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Thursday, August 27, 2009

Andy Griffiths Meets 8A

I'd been planning this excursion for ages. There was a choice between Andy Griffiths - the author of various books about bums and kids doing bizarre, over-the-top stuff - and Morris Gleitzman, both of whom have fans in my homeroom class. We could only manage one of them. Kayla would have liked to hear Morris Gleitzman talk about his serious novels, Once and Then, both of which she loves, but the vote went to Andy Griffiths, who was doing a panel with Danny Katz, the comic journalist who has also written a number of children's books. I sort of know Danny, whom I keep meeting at Allen and Unwin parties, and his wife, Mitch Vane, illustrated my spies book. I met her at a book signing for the Ford Street publication Trust Me!, when we sat next to each other. Mitch's art was not just decoration - it commented on the text, formed a part of it and was very, very funny.

Anyway, I set about booking the tickets. Once the excursion was approved, I did a lot of running around, collecting money and permission forms. Students in the class left. Students came back after months. Some students who had been absent a lot started to turn up for classes and had to be factored in to the numbers.

There wasn't much time to book, either. The holidays were upon us. I had to book on my card. We nearly missed out - Andy Griffiths is very, very popular. The gentleman at the Melbourne Writers' Festival booking office told me that session was booked out and I had to think of another one. But soon after, he rang back to tell me of a cancellation and the plan was back on.

Coming back, I had to finish collecting. The campus mini-bus might not be big enough for the full class, which was now slightly larger. We booked the one belonging to the nearby Australian Technical College. Bill, the teacher who had a mini-bus licence, was going to drive us.

Two weeks before the Event, Bill was told he had to go on a school camp and was replaced by Sharon, the sports teacher. Sharon had been going to the regional athletics on that day, but all the other mini-bus drivers were on camp.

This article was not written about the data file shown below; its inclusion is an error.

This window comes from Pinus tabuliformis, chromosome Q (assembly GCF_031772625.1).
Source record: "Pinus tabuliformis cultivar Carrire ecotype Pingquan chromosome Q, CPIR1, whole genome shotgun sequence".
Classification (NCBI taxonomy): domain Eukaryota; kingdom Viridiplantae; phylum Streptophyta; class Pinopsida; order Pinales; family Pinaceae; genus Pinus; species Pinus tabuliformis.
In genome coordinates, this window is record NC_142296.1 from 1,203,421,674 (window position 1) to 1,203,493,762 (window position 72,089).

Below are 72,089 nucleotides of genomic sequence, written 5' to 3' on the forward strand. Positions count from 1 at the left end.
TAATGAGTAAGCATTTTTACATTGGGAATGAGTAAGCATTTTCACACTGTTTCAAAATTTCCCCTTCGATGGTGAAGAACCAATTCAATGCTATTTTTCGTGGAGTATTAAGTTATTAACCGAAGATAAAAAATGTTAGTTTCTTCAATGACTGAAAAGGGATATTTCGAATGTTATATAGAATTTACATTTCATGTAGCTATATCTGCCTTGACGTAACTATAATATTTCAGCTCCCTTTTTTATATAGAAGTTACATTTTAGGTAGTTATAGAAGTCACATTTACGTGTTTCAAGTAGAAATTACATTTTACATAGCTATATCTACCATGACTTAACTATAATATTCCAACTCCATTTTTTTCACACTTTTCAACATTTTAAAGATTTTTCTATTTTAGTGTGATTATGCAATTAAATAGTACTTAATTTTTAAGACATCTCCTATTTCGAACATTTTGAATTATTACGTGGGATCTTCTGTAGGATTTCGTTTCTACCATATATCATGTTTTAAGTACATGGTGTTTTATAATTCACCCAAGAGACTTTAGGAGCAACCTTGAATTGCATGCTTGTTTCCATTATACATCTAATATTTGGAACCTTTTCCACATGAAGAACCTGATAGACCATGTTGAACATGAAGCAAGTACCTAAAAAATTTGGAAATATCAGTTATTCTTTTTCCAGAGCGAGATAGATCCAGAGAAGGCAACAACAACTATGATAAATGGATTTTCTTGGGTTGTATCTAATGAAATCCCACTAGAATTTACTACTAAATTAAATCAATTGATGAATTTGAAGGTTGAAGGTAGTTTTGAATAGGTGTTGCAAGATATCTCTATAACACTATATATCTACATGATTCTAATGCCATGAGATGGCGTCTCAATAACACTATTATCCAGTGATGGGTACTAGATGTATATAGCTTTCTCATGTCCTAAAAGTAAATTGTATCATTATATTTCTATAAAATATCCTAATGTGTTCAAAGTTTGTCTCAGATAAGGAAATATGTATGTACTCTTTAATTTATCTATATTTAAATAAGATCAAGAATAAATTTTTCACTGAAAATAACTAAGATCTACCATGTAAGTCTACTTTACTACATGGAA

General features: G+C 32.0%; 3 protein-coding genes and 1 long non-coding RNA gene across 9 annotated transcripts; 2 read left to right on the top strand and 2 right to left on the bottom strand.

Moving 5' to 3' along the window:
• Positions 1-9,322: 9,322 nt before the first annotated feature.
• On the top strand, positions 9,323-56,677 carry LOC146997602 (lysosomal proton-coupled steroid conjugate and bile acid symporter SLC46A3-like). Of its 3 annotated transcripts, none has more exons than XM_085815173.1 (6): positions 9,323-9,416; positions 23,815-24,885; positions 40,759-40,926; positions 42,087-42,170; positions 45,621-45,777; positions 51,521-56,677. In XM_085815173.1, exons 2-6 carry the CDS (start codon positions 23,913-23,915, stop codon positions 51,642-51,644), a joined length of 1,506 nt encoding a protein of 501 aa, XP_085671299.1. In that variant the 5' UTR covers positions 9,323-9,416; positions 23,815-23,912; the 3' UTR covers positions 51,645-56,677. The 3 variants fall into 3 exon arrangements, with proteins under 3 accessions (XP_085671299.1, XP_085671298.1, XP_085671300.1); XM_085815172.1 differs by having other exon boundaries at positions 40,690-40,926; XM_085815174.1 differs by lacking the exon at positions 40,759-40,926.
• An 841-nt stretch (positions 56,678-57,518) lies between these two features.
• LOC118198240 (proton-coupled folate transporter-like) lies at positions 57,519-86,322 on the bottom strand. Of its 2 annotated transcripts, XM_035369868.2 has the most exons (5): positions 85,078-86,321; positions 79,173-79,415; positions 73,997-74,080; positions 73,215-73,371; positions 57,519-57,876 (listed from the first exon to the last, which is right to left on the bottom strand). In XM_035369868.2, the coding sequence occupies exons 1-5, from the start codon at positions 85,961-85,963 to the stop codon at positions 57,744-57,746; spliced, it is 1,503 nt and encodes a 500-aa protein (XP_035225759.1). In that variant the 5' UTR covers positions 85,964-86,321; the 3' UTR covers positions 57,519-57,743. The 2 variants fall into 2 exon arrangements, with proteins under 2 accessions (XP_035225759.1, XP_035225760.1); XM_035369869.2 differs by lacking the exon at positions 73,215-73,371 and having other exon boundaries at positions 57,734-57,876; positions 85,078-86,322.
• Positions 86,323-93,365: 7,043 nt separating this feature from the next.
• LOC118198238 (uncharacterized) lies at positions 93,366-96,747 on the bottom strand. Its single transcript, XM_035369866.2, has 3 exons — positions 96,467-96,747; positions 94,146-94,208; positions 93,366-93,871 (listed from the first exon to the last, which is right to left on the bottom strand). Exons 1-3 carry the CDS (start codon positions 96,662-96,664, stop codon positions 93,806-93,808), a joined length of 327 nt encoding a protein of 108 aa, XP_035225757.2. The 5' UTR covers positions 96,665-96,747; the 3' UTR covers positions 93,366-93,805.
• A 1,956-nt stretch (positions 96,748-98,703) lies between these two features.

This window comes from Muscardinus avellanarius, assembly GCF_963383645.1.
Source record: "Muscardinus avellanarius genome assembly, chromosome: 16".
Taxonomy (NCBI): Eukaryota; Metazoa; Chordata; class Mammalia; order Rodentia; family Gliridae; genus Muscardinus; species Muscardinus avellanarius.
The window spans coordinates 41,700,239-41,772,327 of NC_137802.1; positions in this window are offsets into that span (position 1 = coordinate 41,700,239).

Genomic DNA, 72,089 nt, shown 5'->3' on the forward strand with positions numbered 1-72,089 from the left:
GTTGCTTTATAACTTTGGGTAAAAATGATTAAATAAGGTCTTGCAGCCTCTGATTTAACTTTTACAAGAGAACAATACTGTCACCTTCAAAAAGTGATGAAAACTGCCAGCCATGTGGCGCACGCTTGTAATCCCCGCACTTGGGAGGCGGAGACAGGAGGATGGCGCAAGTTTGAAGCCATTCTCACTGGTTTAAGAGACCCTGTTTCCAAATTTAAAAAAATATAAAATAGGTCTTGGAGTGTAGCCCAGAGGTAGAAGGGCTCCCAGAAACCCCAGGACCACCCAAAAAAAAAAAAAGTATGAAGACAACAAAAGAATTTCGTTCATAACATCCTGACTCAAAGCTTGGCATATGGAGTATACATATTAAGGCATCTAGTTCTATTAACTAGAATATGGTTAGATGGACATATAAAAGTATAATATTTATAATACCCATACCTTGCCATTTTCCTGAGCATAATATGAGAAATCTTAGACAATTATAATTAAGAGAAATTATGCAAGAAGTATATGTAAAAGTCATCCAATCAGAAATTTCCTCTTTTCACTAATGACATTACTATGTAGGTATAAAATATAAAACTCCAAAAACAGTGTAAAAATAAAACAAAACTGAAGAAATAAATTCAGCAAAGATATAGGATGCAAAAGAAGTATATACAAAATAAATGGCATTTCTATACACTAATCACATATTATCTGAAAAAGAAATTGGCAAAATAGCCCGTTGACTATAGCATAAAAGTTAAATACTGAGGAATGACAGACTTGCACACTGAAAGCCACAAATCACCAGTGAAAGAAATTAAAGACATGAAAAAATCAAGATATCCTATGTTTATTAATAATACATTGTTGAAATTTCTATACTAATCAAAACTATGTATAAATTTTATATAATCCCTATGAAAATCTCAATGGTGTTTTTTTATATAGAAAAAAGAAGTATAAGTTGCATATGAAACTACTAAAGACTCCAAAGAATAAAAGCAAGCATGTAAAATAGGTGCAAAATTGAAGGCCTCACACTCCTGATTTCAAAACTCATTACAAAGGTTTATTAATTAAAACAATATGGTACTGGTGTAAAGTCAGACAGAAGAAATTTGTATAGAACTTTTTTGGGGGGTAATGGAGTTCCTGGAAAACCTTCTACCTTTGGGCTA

On the day, two students I had thought were going to the athletics came to say the sports had been cancelled, but two more were absent, so the numbers were just right for the campus mini-bus after all.

Somehow, we managed to cram into the bus and reach Federation Square after being caught in traffic, behind a huge truck, with all the red lights against us, and back-seat-driver students telling Sharon where she should have gone instead. We had to hurry through the gardens to get from our parking spot, and we were a few minutes late, but so were other schools and the session started late, giving us time to get in and settle into the back row.

The BMW Edge is a very beautiful theatre with a view of the Yarra River through the window behind the stage.

The speakers sat there, throwing jokes back and forth. We learned a lot about how they had started out in writing and their feelings about what is funny. Andy admitted that his character Lisa was based on a real girl he'd had a crush on in fourth grade. A few years ago she had contacted him to ask if that was her in the book. They met after that, and he was relieved that both of them were happily married and the romance wasn't going to flare up again.

He never did explain - why the bum stories? - but no one asked.

Afterwards, two of the students, Michael and Stephanie, had books to get signed. I took them towards the signing tables while Sharon led the rest of the class to hear poetry read. (The poetry was pretty awful, I thought, but the students didn't complain).

The queue was a mile long, but Michael and his friend Mehmed simply pushed in while I had my back turned and no one complained, so I stood near them with Stephanie and her book and the books were soon signed. I also got to meet Sue Bobbermein, the publicity lady who sends me review copies, and put a face to a name.

We had lunch at Hungry Jack's in Swanston Street. Many of the students had huge appetites; I've never seen anything like it! Mehmed and Jessica were fasting for Ramadan, but everyone else enjoyed burgers, wraps, chips, ice cream and more ice cream and then, just for a change, ice cream...

The afternoon had turned chilly, with winds coming up and a storm on the way, but we got back to the bus and finally returned to school, not quite as slowly as on the way.

I dismissed the students and returned to the library. The trip was worth the bother, but I heaved a sigh of relief it was all over.